Less than an entire State will be designated as a quarantined area only under certain conditions. Such a designation may be made if the Administrator determines that: (1) The State has adopted and is enforcing restrictions on the intrastate movement of regulated articles that are equivalent to those imposed by the regulations on the interstate movement of regulated articles; and (2) the designation of less than an entire State as a quarantined area will be adequate to prevent the artificial spread of the EAB. Although all three States have quarantined the infested areas within their boundaries, we believe that the prevalence of spot infestations of EAB throughout each State makes it necessary to quarantine these States in their entirety to prevent the artificial spread of EAB.
In accordance with these criteria and the recent EAB findings described above, we are amending § 301.53-3(c) to add the States of Illinois, Indiana, and Ohio, in their entirety, to the list of quarantined areas.
This rulemaking is necessary on an emergency basis to help prevent the spread of EAB to noninfested areas of the United States. Under these circumstances, the Administrator has determined that prior notice and opportunity for public comment are contrary to the public interest and that there is good cause under 5 U.S.C. 553 for making this rule effective less than Start Printed Page 1559830 days after publication in the Federal Register.
We will consider comments we receive during the comment period for this interim rule (see DATES above). After the comment period closes, we will publish another document in the Federal Register. The document will include a discussion of any comments we receive and any amendments we are making to the rule.
Executive Order 12866 and Regulatory Flexibility Act
This rule has been reviewed under Executive Order 12866. For this action, the Office of Management and Budget has waived its review under Executive Order 12866.
This emergency situation makes timely compliance with section 604 of the Regulatory Flexibility Act (5 U.S.C. 601 et seq.) impracticable. We are currently assessing the potential economic effects of this action on small entities. Based on that assessment, we will either certify that the rule will not have a significant economic impact on a substantial number of small entities or publish a regulatory flexibility analysis.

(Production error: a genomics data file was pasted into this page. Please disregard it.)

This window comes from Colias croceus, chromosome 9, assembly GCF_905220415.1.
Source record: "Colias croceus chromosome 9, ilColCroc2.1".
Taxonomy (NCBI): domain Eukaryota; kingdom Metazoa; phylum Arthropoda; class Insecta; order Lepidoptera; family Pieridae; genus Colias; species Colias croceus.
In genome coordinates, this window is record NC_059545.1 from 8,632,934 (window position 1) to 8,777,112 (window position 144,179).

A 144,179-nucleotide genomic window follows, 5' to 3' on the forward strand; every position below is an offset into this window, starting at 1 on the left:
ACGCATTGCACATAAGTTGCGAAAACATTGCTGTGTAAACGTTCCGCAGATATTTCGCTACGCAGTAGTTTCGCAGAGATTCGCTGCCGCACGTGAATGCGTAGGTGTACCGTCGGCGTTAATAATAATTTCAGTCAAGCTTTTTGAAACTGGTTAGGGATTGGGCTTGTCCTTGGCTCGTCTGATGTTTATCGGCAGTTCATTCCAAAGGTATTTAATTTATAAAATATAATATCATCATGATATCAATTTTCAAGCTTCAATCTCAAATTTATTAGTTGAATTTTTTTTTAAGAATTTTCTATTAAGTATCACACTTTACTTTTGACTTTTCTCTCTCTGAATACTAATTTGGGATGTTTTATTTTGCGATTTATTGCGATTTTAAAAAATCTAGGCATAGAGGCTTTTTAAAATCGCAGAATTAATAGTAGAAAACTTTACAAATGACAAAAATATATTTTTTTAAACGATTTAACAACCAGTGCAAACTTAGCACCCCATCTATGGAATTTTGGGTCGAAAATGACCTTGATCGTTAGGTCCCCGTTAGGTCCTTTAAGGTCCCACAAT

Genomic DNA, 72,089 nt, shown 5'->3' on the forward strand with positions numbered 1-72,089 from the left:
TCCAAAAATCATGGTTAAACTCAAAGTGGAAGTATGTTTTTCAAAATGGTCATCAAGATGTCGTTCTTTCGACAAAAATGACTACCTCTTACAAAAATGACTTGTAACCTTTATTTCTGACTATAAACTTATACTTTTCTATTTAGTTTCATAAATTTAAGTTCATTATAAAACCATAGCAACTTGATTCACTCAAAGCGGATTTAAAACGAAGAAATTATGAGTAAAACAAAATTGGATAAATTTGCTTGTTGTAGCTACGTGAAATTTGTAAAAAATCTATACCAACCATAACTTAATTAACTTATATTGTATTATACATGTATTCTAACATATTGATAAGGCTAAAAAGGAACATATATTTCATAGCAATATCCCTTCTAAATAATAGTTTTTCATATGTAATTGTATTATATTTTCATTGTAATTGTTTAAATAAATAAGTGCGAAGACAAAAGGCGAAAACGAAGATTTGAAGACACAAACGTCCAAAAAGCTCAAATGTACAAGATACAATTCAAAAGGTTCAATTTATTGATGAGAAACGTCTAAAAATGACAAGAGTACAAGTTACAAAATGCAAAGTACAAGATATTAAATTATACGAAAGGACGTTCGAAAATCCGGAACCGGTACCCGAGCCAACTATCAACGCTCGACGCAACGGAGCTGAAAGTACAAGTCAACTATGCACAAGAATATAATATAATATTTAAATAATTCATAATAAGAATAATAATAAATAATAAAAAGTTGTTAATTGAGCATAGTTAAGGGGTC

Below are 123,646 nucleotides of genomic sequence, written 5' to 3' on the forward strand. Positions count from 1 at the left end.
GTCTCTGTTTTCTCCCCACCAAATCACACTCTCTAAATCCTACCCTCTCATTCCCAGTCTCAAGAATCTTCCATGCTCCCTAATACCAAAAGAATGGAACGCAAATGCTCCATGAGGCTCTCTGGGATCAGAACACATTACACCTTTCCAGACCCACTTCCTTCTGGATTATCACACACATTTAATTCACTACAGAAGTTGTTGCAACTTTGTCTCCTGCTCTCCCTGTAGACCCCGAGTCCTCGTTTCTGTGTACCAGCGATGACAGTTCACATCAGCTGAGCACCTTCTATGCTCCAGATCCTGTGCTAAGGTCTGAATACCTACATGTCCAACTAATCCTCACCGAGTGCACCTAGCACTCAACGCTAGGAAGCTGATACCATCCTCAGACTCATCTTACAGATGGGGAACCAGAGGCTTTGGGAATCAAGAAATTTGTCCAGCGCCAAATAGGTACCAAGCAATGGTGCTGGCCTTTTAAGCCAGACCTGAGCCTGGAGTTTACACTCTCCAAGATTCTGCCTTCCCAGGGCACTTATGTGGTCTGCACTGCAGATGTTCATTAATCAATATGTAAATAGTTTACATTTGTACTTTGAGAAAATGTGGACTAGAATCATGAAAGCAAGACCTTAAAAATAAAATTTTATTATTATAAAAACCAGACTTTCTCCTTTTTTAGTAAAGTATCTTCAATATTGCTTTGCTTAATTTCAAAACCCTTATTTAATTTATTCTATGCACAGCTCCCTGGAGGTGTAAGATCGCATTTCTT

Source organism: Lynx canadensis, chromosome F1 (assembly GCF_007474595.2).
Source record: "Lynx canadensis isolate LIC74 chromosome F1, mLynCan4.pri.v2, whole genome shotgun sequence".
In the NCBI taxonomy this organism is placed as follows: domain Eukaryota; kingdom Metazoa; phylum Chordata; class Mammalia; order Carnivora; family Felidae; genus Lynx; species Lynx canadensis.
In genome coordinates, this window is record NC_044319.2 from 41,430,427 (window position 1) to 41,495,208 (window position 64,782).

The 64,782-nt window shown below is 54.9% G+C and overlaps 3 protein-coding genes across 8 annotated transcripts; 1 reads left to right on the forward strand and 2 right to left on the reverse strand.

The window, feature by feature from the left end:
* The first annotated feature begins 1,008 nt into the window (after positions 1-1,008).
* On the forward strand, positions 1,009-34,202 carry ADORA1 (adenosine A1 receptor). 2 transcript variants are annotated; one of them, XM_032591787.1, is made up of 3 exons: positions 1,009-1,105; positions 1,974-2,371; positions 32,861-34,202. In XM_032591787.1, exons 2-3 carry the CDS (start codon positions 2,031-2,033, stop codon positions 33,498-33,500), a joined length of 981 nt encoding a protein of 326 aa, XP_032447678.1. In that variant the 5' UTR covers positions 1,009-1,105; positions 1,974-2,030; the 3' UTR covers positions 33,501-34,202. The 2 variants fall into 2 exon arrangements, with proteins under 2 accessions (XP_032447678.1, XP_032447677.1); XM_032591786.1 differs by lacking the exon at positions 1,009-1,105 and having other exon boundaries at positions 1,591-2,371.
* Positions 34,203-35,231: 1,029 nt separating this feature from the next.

Executive Order 12372
This program/activity is listed in the Catalog of Federal Domestic Assistance under No. 10.025 and is subject to Executive Order 12372, which requires intergovernmental consultation with State and local officials. (See 7 CFR part 3015, subpart V.)
This rule has been reviewed under Executive Order 12988, Civil Justice Reform. This rule: (1) Preempts all State and local laws and regulations that are inconsistent with this rule; (2) has no retroactive effect; and (3) does not require administrative proceedings before parties may file suit in court challenging this rule.
Paperwork Reduction Act
This interim rule contains no information collection or recordkeeping requirements under the Paperwork Reduction Act of 1995 (44 U.S.C. 3501 et seq.).Start List of Subjects
List of Subjects in 7 CFR Part 301
- Agricultural commodities
- Plant diseases and pests
- Reporting and recordkeeping requirements
Accordingly, we are amendingEnd Amendment Part Start Part
PART 301—DOMESTIC QUARANTINE NOTICESEnd Part Start Amendment Part
1. The authority citation for part 301 continues to read as follows:End Amendment Part
Section 301.75-15 issued under sec. 204, Title II, Public Law 106-113, 113 Stat. 1501A-293; sections 301.75-15 and 301.75-16 issued under sec. 203, Title II, Public Law 106-224, 114 Stat. 400 (7 U.S.C. 1421 note).Start Amendment Part
2. In § 301.53-3, paragraph (c) is amended by adding, in alphabetical order, an entry for Illinois, and by revising the entries for Indiana and Ohio to read as follows:End Amendment Part
(c) * * *
The entire State.
The entire State.
The entire State.
Done in Washington, DC, this 27th day of March 2007.
Acting Administrator, Animal and Plant Health Inspection Service.
[FR Doc. E7-6007 Filed 3-30-07; 8:45 am]
BILLING CODE 3410-34-P